On February 26, 2018, the Second Circuit Court of Appeals joined the Seventh Circuit in ruling that Title VII of the 1964 Civil Rights Act prohibits discrimination on the basis of sexual orientation. "Title VII's prohibition on sex discrimination applies to any practice in which sex is a motivating factor," Judge Robert A. Katzmann wrote for the majority in Zarda v. Altitude Express, Inc. He continued, "sexual orientation discrimination is a subset of sex discrimination because sexual orientation is defined by one's sex in relation to the sex of those to whom one is attracted, making it impossible for an employer to discriminate on the basis of sexual orientation without taking sex into account."
This case piqued the interest of both employment attorneys and legal scholars because the Equal Employment Opportunity Commission and the Department of Justice, two federal agencies, supported opposing positions. With the Second and Seventh Circuit Courts' decisions creating a split in the circuit courts with the Eleventh Circuit Court of Appeals, it is likely that the U.S. Supreme Court may hear this case to issue a singular interpretation of the scope of Title VII.
Although this decision appears to be a progressive step by the Second Circuit, its practical effect is fairly limited. The Second Circuit has only three states within its jurisdiction: New York, Connecticut and Vermont, and these states, as well as many jurisdictions including New Jersey, Massachusetts and the District of Columbia, have already enacted laws prohibiting sexual orientation discrimination in the workplace. Although plaintiffs may now bring sexual orientation claims in federal court in the jurisdictions within the Second Circuit, they would still want to bring their claims in state court and/or under state law for several reasons:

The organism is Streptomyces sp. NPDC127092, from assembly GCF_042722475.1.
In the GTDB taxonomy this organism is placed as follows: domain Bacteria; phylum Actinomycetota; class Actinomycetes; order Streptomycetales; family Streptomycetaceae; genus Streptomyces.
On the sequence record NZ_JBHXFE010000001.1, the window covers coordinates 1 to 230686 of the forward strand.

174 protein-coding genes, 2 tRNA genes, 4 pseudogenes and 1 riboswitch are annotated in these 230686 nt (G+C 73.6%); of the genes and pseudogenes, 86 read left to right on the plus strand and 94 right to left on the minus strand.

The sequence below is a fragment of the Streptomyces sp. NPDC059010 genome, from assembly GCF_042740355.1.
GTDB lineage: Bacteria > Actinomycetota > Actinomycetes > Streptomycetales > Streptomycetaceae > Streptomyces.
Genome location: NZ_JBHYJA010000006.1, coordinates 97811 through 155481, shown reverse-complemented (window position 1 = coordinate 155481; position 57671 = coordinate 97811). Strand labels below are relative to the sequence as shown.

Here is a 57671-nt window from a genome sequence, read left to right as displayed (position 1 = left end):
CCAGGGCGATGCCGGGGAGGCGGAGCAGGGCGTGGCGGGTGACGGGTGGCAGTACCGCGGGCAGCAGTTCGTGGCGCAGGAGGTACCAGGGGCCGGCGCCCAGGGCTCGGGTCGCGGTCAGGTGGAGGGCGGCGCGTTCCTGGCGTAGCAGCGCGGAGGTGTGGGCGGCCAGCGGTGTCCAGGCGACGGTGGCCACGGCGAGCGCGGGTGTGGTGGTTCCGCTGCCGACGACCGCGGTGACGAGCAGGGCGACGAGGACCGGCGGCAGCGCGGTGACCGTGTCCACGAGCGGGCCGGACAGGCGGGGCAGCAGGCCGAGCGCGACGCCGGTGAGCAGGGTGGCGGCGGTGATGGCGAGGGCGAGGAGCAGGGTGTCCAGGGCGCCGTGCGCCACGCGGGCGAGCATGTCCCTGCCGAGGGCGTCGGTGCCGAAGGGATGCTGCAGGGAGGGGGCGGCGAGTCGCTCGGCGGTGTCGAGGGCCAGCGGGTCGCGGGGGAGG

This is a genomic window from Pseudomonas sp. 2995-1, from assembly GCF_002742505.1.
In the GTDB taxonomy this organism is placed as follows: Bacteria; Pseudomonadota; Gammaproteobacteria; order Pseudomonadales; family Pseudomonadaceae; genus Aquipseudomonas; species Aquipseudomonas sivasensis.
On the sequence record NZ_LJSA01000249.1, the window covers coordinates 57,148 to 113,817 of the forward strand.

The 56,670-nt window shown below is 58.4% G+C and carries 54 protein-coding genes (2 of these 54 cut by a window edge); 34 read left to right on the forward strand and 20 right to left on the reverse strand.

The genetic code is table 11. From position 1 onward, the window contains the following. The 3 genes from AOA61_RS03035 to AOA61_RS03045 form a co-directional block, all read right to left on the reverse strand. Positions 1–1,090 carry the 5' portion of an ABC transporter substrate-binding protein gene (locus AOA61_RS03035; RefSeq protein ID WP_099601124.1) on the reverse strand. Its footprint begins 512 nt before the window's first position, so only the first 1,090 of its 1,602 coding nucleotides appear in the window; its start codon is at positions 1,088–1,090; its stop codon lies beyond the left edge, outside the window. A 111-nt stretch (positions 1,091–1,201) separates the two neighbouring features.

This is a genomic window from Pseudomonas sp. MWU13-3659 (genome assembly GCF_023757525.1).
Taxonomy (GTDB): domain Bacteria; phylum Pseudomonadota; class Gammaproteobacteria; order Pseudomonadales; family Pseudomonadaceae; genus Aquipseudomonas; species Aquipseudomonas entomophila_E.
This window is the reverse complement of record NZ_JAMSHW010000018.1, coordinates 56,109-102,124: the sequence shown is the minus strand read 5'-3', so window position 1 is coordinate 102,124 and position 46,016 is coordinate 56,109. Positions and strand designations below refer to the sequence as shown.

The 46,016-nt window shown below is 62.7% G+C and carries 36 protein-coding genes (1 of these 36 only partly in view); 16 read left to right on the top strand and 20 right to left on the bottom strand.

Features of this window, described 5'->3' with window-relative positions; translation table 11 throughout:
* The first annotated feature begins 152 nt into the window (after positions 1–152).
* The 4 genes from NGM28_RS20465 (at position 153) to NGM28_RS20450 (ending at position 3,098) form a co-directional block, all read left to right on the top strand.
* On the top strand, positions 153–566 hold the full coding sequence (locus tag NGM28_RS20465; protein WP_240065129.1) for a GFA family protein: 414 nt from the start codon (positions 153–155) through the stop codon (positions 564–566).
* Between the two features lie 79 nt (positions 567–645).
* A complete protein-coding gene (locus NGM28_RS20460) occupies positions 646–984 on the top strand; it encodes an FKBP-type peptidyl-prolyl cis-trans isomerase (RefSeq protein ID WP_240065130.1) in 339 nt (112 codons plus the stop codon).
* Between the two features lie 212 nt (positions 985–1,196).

- Plaintiffs may be able to get to court quicker. Although Title VII requires exhaustion of administrative remedies prior to filing a lawsuit in federal court, certain states' laws, including those of New York, New Jersey and Massachusetts, do not require plaintiffs to exhaust any state administrative remedies prior to filing a lawsuit.
- Plaintiffs may be able to get a bigger payout. Although Title VII caps compensatory and punitive damages, anti-discrimination laws in New York City, New Jersey and Massachusetts do not. Although New York State and Connecticut anti-discrimination laws do not provide for punitive damages, they do not cap compensatory damages.
- Plaintiffs may have a better chance of getting a verdict in their favor. Although juries must return unanimous verdicts in federal court, New York, New Jersey and Massachusetts courts generally accept a five-sixths verdict.
Given the above, although the Second Circuit's case is garnering much attention, employers must remain mindful of the more expansive rights state or local laws may already provide. Further, given the increased attention on sexual orientation discrimination, now is a good time for employers to review their anti-discrimination and anti-harassment policies and training to ensure they cover sexual orientation and, as always, to ensure such conduct does not occur.
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